Role of Innate and Adaptive Immunity in the Control of Q Fever
Acute Q fever is commonly resolved without an antibiotic regimen, but a primary infection may develop into a chronic infection in a minority of cases. Coxiella burnetii, the causative agent of Q fever, is known to infect macrophages both in vitro and in vivo. It has been observed that the intracellular survival of C. burnetii requires the subversion of the microbicidal properties of macrophages. Adaptive immunity is also essential to cure C. burnetii infection, as demonstrated by clinical studies and animal models. Indeed, the control of infection in patients with primary Q fever involves a systemic cell-mediated immune response and granuloma formation with an essential role for interferon-γ in the protection against C. burnetii. In contrast, chronic Q fever is characterized by defective cell-mediated immunity with the defective formation of granulomas and over-production of interleukin-10, an immunoregulatory cytokine. Finally, epidemiological data demonstrate that age and gender are risk factors for Q fever. The analysis of gene expression programs in mice reveals the importance of sex-related genes in C. burnetii infection because only 14% of the modulated genes are sex-independent, while the remaining 86% are differentially expressed in males and females. These results open a new field to understand how host metabolism controls C. burnetii infection in humans.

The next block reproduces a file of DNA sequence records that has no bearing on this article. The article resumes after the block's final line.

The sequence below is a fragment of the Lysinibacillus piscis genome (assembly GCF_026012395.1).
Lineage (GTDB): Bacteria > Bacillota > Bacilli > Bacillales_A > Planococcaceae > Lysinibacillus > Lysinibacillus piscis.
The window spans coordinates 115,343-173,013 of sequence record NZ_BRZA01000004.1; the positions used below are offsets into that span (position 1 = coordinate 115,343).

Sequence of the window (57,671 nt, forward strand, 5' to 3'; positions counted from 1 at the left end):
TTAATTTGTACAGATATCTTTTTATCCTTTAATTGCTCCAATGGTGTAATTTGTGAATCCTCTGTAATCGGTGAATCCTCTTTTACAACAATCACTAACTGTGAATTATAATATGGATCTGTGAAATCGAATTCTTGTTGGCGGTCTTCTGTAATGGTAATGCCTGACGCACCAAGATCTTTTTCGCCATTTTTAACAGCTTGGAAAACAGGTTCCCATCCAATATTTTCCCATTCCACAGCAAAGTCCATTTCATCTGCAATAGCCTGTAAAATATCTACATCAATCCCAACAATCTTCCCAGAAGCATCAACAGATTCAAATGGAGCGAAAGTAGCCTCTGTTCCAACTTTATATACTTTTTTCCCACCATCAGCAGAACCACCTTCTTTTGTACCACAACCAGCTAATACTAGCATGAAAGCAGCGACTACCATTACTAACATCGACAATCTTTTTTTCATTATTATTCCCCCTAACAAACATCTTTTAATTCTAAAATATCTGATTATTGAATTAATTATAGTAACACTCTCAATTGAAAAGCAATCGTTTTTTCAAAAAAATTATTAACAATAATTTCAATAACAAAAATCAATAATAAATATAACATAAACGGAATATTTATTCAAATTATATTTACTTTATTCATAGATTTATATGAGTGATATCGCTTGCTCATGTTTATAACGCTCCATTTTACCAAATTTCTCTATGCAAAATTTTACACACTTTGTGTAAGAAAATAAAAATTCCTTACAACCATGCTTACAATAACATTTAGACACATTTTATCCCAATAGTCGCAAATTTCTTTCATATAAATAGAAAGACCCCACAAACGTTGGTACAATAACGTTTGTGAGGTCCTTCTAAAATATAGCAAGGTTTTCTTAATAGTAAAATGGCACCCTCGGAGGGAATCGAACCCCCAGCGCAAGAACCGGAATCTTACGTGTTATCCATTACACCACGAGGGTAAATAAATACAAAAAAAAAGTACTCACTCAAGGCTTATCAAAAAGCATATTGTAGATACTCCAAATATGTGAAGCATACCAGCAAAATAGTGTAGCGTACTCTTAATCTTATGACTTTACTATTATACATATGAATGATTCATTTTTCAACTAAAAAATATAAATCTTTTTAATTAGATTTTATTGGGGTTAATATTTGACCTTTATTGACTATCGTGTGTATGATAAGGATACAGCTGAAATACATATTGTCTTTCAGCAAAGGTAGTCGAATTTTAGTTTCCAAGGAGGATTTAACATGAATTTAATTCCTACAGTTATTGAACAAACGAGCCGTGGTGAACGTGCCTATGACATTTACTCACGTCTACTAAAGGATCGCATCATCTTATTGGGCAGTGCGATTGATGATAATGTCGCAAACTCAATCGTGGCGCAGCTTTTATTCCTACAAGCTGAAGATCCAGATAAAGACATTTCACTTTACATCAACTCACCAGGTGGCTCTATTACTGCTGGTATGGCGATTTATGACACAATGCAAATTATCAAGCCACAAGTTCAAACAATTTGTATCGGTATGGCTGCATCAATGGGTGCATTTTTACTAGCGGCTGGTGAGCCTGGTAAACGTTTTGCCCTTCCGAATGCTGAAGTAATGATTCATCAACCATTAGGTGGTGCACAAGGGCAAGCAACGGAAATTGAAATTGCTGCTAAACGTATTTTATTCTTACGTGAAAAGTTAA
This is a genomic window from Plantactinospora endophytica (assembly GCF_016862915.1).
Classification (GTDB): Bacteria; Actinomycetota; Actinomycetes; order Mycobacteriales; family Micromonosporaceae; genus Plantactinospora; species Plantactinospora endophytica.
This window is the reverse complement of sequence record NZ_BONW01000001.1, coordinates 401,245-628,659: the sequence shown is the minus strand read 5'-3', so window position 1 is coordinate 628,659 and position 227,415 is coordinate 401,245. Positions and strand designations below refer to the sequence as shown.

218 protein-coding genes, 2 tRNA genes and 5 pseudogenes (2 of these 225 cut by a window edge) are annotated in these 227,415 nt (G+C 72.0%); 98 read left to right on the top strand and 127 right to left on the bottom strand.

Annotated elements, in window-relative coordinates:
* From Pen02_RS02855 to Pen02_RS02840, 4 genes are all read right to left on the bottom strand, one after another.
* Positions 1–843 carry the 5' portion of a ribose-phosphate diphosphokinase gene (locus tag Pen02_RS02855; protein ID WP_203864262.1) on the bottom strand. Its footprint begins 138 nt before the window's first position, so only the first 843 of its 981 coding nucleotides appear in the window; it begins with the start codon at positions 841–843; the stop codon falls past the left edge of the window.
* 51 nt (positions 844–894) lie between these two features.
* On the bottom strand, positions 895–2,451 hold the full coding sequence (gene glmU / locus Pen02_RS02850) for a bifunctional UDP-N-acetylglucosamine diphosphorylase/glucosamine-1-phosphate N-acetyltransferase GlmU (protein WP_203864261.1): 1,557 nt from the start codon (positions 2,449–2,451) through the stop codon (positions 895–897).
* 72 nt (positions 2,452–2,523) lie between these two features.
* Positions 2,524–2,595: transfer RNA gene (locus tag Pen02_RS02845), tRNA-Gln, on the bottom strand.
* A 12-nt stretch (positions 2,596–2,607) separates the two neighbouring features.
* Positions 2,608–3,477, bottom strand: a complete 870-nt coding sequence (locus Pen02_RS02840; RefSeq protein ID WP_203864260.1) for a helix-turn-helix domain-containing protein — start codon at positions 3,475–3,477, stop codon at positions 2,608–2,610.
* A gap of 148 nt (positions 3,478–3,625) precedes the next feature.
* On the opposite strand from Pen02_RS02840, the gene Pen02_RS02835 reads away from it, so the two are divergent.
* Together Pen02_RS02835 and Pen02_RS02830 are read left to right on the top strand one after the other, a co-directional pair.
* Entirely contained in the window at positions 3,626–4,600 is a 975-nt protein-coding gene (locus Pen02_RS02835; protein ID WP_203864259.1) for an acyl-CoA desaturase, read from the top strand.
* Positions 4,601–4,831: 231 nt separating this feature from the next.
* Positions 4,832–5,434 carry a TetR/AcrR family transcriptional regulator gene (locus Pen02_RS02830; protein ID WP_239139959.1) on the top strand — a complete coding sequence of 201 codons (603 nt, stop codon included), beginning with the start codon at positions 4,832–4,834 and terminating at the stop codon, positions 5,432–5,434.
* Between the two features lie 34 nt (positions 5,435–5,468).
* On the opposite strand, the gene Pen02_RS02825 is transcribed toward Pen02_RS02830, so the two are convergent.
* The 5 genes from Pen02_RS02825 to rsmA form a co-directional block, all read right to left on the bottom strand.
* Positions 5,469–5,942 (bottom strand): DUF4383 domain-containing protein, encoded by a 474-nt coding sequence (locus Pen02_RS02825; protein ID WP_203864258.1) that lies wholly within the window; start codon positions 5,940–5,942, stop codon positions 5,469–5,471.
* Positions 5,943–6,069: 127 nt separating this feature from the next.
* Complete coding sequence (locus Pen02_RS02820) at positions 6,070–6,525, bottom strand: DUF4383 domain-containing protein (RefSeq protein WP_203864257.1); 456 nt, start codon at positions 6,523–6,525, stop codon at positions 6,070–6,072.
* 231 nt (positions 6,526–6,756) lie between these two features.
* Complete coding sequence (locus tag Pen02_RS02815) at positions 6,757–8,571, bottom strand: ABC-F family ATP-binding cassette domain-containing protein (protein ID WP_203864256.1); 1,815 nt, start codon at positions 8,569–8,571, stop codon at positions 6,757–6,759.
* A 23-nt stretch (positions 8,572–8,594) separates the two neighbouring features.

KeywordsAge Antibodies Coxiella burnetii Cytokines Gender Granulomas Macrophages Q fever T lymphocytes
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